Assume that ImpersonateNamedPipeClient cannot complete “impersonating whatever it's supposed to impersonate”. This means that doSomething will happily run anyway but with administrator privileges, rather than possible a normal user that requested it to be executed. This function may access anywhere the administrator can. So an attacker will do his/her best to make ImpersonateNamedPipeClient to fail. At this point, we won't ponder on methods of exploitation but there are many links out there in the wild which detail what can be done.

Similarly RevertToSelf might also fail, so if there are any subsequent steps in the code, they won't be executed with the right privileges.

Such problems can be averted in the first place of checking the outcomes of external functions. Something like this would help a lot:

void actOnBehalf(__in HANDLE hNamedPipe, void(*doSomething(void)) {
  if ( ImpersonateNamedPipeClient ( hNamedPipe ) ) {
    doSomething ( ) ;
    RevertToSelf ( ) ;
  }
}

(As an exercise, consider handling the result of RevertToSelf. Would you throw an exception, do something else, or just stop the code from running?)

Ignoring Exceptions

Exceptions are a much-debated topic in programming. There are many stances for and against exceptions. Moreover, exceptions are generally defined in two different types, checked and unchecked. Let's stick to Java language for now, and focus on what can be known about exceptions in Java.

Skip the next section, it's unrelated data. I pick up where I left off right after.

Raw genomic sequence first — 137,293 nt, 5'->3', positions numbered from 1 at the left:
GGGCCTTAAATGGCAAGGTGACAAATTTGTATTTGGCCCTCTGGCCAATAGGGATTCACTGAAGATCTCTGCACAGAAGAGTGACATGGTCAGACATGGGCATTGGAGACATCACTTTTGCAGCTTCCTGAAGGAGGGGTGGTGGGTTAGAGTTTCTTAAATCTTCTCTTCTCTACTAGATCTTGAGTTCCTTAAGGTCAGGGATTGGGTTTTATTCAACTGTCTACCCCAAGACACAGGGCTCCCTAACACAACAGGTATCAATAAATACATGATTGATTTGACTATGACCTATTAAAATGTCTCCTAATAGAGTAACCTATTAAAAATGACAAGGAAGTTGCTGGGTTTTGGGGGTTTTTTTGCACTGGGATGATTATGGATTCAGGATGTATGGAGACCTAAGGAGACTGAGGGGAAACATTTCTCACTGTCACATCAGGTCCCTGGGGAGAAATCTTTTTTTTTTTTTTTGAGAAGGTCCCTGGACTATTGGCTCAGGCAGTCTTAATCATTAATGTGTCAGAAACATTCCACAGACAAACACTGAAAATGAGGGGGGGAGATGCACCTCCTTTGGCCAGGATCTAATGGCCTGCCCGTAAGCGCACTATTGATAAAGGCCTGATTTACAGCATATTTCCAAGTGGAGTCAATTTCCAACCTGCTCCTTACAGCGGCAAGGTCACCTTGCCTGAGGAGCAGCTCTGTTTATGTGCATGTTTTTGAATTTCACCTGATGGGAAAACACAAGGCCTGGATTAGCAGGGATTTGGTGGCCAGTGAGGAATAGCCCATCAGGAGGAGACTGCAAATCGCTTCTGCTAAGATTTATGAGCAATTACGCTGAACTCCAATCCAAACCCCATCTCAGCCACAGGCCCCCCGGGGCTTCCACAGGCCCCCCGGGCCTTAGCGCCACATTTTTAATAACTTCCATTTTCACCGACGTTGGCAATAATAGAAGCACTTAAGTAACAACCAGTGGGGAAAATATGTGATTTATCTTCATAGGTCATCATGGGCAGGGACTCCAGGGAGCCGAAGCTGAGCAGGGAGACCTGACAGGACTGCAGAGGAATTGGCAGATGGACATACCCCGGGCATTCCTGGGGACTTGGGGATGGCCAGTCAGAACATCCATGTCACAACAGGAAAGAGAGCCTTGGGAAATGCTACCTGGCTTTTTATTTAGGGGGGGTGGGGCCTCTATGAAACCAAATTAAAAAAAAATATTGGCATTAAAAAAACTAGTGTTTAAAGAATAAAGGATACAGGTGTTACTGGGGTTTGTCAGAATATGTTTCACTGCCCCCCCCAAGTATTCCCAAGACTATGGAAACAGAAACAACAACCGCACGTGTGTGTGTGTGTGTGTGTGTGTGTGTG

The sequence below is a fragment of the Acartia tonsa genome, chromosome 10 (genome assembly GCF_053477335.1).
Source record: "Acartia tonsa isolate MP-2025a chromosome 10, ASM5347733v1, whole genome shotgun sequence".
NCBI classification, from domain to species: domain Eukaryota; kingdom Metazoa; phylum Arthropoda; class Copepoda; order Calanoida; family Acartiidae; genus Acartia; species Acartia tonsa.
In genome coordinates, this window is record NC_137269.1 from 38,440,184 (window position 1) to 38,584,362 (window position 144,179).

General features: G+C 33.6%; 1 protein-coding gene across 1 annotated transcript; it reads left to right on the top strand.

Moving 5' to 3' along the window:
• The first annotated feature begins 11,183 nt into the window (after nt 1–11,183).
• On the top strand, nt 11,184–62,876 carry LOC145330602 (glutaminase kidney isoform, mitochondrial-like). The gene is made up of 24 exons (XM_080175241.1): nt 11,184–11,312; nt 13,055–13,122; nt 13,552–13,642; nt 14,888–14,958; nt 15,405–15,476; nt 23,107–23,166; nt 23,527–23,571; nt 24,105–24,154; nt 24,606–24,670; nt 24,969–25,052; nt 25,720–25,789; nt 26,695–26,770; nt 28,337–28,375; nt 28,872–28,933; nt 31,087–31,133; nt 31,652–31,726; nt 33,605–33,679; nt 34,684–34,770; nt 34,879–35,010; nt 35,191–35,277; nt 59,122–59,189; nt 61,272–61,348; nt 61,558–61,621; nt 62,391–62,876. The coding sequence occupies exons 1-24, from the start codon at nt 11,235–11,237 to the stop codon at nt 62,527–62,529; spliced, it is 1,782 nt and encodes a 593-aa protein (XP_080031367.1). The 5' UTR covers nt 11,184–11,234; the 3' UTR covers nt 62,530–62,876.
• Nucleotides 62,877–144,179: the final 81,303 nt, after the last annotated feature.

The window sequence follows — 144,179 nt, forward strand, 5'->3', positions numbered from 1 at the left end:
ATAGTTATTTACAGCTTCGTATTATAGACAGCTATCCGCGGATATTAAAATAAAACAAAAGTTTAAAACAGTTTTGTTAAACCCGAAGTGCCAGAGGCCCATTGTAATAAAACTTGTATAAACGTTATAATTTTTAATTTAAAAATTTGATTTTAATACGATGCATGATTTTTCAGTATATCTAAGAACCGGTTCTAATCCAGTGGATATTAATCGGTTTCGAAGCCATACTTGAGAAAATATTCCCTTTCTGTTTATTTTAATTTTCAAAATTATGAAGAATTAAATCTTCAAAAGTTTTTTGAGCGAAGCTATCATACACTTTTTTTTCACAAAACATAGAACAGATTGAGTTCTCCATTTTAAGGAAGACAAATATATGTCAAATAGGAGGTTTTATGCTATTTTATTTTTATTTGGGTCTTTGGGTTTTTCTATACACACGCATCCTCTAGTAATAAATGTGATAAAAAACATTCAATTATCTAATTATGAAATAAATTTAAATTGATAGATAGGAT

The concept of catching exceptions is about specifying some code to the program that instructs what to do when an exception is thrown. All exceptions can be caught, but it's imperative to catch checked exceptions or the program won't compile, whereas catching unchecked exceptions is optional. Uncaught exceptions end up with an abrupt interruption of code. The rule of thumb is: If a client can reasonably be expected to recover from an exception, make it a checked exception. If a client cannot do anything to recover from the exception, make it an unchecked exception4.

Regarding Java, we can say that ignoring exceptions comes in two flavors:

  1. Ignoring unchecked exceptions
  2. Tricking the compiler to ignore checked exceptions or giving the false impression that an exception is handled

Ignoring Unchecked Exceptions

Let's consider the first case where we ignore an unchecked exception. Our example is about the NumberFormatException5, an excerpt from a hypothetical server code that accepts an integer N from the user and replies back N times. Because the user may input anything, the function accepts any string and parses it as an integer.

void do(String input) {
  int n = Integer.valueOf(input);
  for (int i = 0; i < n; i++) {
    reply();
  }
}

(There are many other things to consider in this function such as input validation and number overflow problems, but let's focus on the unchecked exceptions here.)